Following Prime Minister Theresa May’s pledge to invest US$ 5 million in Africa, Britain should now be thinking about how to grow, expand, and diversify its investment in Africa and the Commonwealth. And Now rather than later is the time for the United Kingdom to act.
By Sir Richard Ottaway, UK MP and Ambassador.
Brexit has made it seem as though the world of politics is lived day to day, even hour to hour. At present, it is hard to see or think beyond March of next year. Yet if there is one lesson I have learned throughout my political career, it is that short-term strategy is only ever effective if it is underpinned by long-term planning. If the UK is to place itself in a position of economic strength post-Brexit, then its success will be reliant upon making its geopolitical world bigger, not smaller. Key to this will be strengthening our ties with – and increasing investment – in emerging markets within the Commonwealth.
There is much discussion about what the future UK-EU trade relationship will look like, and even more speculation about how our trading relationships with the US, Australia, Canada and India will take shape. However, the often overlooked, but I believe, the more strategically and geopolitically prudent investment is in Africa. This of course is something that the UK Government and the Prime Minister are aware of. Theresa May’s recent trip to Africa highlighted her ambition for this part of the world to become a key future economic and trading partner, announcing £4 billion (US$5.1 billion) of UK investment, with the hope of private investment matching this amount over time.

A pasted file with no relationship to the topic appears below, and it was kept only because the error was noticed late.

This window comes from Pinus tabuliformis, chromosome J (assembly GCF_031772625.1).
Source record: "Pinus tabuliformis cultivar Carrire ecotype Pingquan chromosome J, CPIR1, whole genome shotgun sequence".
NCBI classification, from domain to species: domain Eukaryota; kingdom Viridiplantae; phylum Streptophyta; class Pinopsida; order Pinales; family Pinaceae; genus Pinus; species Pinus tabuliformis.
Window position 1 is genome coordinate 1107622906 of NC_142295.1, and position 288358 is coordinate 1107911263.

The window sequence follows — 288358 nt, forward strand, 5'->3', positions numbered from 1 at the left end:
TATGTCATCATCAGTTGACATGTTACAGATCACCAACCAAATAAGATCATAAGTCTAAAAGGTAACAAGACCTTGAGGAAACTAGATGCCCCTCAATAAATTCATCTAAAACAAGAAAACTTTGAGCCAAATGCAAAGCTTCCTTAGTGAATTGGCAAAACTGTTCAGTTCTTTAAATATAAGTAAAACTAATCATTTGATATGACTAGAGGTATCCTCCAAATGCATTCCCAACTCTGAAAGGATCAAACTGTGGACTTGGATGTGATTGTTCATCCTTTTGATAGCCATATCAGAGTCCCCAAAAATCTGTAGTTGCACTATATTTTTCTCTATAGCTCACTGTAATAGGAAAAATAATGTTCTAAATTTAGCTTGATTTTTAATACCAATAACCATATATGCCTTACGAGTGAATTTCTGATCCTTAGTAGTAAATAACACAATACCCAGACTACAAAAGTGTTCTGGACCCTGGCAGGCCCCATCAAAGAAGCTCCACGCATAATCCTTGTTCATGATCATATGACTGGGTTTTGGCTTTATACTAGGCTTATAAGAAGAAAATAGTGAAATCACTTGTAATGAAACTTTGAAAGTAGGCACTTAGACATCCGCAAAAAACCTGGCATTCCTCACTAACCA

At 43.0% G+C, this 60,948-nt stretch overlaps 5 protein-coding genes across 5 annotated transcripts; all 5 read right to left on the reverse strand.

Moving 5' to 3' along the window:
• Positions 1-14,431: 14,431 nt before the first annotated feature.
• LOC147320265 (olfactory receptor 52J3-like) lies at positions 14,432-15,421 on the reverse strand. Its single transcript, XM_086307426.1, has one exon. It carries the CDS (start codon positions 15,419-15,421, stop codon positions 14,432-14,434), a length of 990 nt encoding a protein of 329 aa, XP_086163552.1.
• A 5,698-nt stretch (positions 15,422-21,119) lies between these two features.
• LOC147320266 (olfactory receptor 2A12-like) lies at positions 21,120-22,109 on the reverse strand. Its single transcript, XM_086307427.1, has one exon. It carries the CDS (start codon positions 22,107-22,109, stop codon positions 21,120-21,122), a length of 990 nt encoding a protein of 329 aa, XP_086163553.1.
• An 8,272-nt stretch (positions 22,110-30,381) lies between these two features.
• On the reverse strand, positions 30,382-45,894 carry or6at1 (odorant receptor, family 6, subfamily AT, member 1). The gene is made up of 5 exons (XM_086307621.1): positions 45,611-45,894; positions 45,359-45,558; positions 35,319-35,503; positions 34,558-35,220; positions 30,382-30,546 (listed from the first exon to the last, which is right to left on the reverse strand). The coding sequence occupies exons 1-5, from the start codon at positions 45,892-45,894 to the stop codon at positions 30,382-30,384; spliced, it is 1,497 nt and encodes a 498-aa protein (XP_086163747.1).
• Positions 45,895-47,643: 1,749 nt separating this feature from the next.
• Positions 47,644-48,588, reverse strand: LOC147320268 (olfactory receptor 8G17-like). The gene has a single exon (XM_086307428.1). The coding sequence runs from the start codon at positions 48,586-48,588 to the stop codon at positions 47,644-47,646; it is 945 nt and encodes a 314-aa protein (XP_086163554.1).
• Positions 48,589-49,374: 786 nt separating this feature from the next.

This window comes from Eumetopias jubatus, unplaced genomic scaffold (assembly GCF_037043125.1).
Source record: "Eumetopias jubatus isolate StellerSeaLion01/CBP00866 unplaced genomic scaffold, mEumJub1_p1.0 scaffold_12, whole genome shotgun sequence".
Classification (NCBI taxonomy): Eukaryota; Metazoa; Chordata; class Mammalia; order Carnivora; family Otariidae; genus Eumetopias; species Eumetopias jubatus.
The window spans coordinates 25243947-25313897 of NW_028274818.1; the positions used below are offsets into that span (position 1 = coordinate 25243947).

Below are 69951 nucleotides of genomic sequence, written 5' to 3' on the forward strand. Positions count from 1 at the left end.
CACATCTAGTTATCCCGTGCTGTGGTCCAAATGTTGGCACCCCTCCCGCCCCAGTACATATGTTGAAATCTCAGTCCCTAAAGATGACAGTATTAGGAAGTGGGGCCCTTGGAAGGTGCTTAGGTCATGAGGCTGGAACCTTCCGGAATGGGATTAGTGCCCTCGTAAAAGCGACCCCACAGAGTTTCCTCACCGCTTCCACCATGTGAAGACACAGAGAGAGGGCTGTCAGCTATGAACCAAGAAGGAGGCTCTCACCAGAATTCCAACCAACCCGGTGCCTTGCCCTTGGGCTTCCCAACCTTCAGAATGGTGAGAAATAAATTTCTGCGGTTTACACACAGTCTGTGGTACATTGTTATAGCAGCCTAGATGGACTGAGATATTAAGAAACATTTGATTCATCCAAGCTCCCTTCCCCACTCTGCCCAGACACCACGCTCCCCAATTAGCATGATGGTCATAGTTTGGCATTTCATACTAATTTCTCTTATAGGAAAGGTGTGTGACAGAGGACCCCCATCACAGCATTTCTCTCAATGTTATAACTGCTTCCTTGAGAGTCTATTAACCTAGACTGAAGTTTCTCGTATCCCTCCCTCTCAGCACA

It is therefore no coincidence that HRH Prince Harry visited Zambia this week; a vibrant, democratically-stable, environmentally-aware nation, and one of the main success stories of post-colonialism. Prince Harry had a packed agenda, which included visiting the Queen’s Commonwealth Trust, a reception to celebrate UK-Zambia relations, and an event commemorating World War I and World War II Zambian veterans. The visit highlighted the deep and fruitful connection that the UK and Zambia have shared over the last hundred years.
However, whilst this is a positive step, we should also consider that since French president Emmanuelle Macron came into office, he has made nine separate trips to Africa visiting 11 countries, whilst Theresa May has made just one trip to the continent visiting just three nations. This statistic highlights the fact that Britain needs to be doing far more to reinvigorate its ties with this part of the world. Of course, Mrs May has had a full and complicated domestic and international agenda since her tenure at Number 10 began, but we cannot afford to take our eyes off the long-term prize.